To try and satisfy my chocolate cravings and increase my root vegetable intake (it still counts if it is in a cake doesn’t it?), I made a carob and beetroot cake. In the recipe below I’ve included details for a chocolate option for those of you that aren’t being deprived. The cake turned out to be deliciously moist with an extra depth of flavor thanks to the beetroot. When you are checking to see if it is cooked it may still feel a little squidgy, as long as the middle of the cake springs back when you touch it and / or a skewer inserted in the middle comes out clean it is cooked. Carob powder is not as strong as coca powder so you need to use a bit more if you are substituting in recipes. You may want to wear plastic gloves when grating the beetroot so that you don’t end up with stained hands. You can use any vegetable oil you like, I used rice bran oil which had a neutral taste and is good for baking. I used edible red glitter to decorate my cake, but feel free to get creative with your decorating.
Chocolate beetroot cake
* This recipe was adapted from a carrot cake recipe in Leiths Baking Bible by Susan Spaull and Fiona Burrell. I have modified and adapted it to come up with the below reincarnation.
- 250ml vegetable oil
- 4 eggs, at room temperature
- 1 teaspoon vanilla extract
- 225g brown sugar
- 200g raw beetroot, grated
- 225g self-raising flour
- 1/2 teaspoon bicarbonate of soda
- 50g coca powder or 80g carob powder
- 200g dark chocolate or carob buttons
- 50g coca powder or 80g carob powder
- 200g icing sugar
- 50g butter
- Heat oven to 180°C.
- Grease 2 x cake tins (I used 20cm round tins).
- In a large bowl, stir together the oil, eggs, vanilla extract, sugar and beetroot.
- Sift the flour, bicarbonate of soda and coca or carob powder into the bowl.
- Mix the dry and wet ingredients until combined.
- Divide the mixture between the 2 tins and bake in the centre of the oven for 25 minutes or until cooked.
- Remove cakes from the oven and cool on a wire rack.
- To make the icing, sift the icing sugar and coca or carob powder into a heat proof bowl. Add the chocolate or carob buttons and butter to the bowl.
- Place the bowl over a saucepan of hot water so that the bowl is not touching the hot water but is suspended above it.
- Stir the icing mixture occasionally until the chocolate and butter are melted and everything is incorporated.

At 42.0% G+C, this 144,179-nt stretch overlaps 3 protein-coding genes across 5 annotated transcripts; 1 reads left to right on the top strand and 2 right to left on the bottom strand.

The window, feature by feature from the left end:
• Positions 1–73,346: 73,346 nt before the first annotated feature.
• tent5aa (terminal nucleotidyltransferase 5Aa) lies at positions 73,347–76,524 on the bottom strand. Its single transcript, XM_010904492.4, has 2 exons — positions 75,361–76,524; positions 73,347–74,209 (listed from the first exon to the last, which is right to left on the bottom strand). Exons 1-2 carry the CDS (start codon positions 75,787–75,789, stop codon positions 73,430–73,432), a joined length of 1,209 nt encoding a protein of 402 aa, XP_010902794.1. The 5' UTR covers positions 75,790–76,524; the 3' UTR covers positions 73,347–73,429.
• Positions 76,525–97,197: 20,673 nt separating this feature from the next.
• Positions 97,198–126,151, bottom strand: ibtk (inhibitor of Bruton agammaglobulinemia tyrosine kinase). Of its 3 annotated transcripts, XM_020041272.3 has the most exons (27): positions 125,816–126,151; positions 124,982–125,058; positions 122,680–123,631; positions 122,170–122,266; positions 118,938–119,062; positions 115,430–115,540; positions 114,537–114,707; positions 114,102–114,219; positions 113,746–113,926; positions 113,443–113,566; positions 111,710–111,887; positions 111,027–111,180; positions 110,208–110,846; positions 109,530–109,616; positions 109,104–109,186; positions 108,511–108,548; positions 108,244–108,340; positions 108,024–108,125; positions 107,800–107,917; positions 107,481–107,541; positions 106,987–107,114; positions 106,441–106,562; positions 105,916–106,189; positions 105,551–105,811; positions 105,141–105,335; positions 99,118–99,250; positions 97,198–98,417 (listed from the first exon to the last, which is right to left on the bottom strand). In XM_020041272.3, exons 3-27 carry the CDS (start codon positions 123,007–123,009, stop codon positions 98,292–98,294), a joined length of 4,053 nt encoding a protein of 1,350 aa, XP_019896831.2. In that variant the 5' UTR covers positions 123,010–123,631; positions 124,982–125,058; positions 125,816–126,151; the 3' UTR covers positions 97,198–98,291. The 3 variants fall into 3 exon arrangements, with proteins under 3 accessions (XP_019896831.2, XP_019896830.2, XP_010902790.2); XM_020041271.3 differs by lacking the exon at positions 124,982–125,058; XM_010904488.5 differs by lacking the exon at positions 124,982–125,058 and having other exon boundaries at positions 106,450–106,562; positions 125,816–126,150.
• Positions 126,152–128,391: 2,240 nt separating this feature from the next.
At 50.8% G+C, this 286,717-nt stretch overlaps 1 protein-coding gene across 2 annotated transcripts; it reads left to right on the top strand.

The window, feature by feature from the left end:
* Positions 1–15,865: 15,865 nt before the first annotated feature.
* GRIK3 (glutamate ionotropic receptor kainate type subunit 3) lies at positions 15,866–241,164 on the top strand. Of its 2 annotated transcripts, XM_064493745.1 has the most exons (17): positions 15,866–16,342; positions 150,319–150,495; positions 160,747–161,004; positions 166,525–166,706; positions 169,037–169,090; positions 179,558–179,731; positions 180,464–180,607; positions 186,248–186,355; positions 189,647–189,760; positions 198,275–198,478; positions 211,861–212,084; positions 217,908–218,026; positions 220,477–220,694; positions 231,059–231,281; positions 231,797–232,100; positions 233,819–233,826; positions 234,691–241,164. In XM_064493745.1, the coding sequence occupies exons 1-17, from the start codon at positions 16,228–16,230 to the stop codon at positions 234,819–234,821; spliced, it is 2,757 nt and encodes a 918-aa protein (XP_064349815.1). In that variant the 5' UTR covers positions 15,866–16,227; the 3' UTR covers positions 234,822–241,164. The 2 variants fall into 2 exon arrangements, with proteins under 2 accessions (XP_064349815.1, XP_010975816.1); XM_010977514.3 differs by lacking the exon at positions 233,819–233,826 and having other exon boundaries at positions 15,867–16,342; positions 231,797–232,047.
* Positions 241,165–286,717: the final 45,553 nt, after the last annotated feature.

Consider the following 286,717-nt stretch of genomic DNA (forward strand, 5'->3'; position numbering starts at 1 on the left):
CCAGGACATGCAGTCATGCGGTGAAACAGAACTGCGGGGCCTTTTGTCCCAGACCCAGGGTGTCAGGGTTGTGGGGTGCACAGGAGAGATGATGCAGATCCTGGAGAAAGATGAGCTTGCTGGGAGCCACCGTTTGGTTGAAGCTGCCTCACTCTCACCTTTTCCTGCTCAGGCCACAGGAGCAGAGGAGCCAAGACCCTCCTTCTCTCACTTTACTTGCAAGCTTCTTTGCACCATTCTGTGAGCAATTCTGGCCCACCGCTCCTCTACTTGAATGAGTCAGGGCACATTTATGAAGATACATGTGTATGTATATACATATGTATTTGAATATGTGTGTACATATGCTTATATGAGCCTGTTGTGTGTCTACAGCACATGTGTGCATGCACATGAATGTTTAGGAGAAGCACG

- Remove the icing from the hot water.
- Once the cake is cool, place one cake on your serving plate, add half of the icing to the top of the cake, spreading until almost to the edge and place the other cake on top.
- Use the rest of the icing to ice the top and sides of your double-decker cake.
- Allow the icing to set. Your cake is ready to serve. Enjoy.
What is your favourite chocolate recipe? Has this post inspired any new ideas?
Filed under Baking, Beetroot, Cake, Caramel, Carob, Chocolate, Custard, Orange, Recipes, Sweet, Vegetarian
I might have mentioned this previously, but I have fierce sweet tooth and love desserts. Custard-based desserts rank highly in my favourites.
It is important to cook any baked custard gently at a low temperature or you will end up with something that resembles the texture of scrambled eggs.
If you don’t have a sugar thermometer, you can test what stage your toffee or sauce is up to by placing a small drop of the mixture on a plate, coming in contact with the plate it cools quickly and you can then tell if your mix is going to be a hard toffee or how thick your sauce is going to be. Don’t be tempted to stick a finger into the saucepan to taste or you will end up with a nasty burn.
This recipe idea is a twist on a classic. I have been quite generous with the orange flavour, if you prefer things more subtle, adjust the recipe and only use one orange for the zest and juice, instead of the two listed below.
Orange Crème Caramel
Orange Caramel Sauce
- 150mls of water
- 175g sugar
- juice of 2 oranges
- Generous pinch of salt
- zest of 2 oranges
- 1 vanilla bean or 1 teaspoon vanilla essence
- 100g sugar
- 600mls cream
- 6 egg yolks
- To infuse the custard mixture, add the cream, orange zest and sugar to a saucepan.
- Split the vanilla pod, scrape out the seeds contained inside, and add the pod and seeds to the cream [or add the vanilla essence].
- Gently heat the cream, stirring occasionally until the sugar is dissolved and the mixture is hot. Don’t allow the mixture to boil.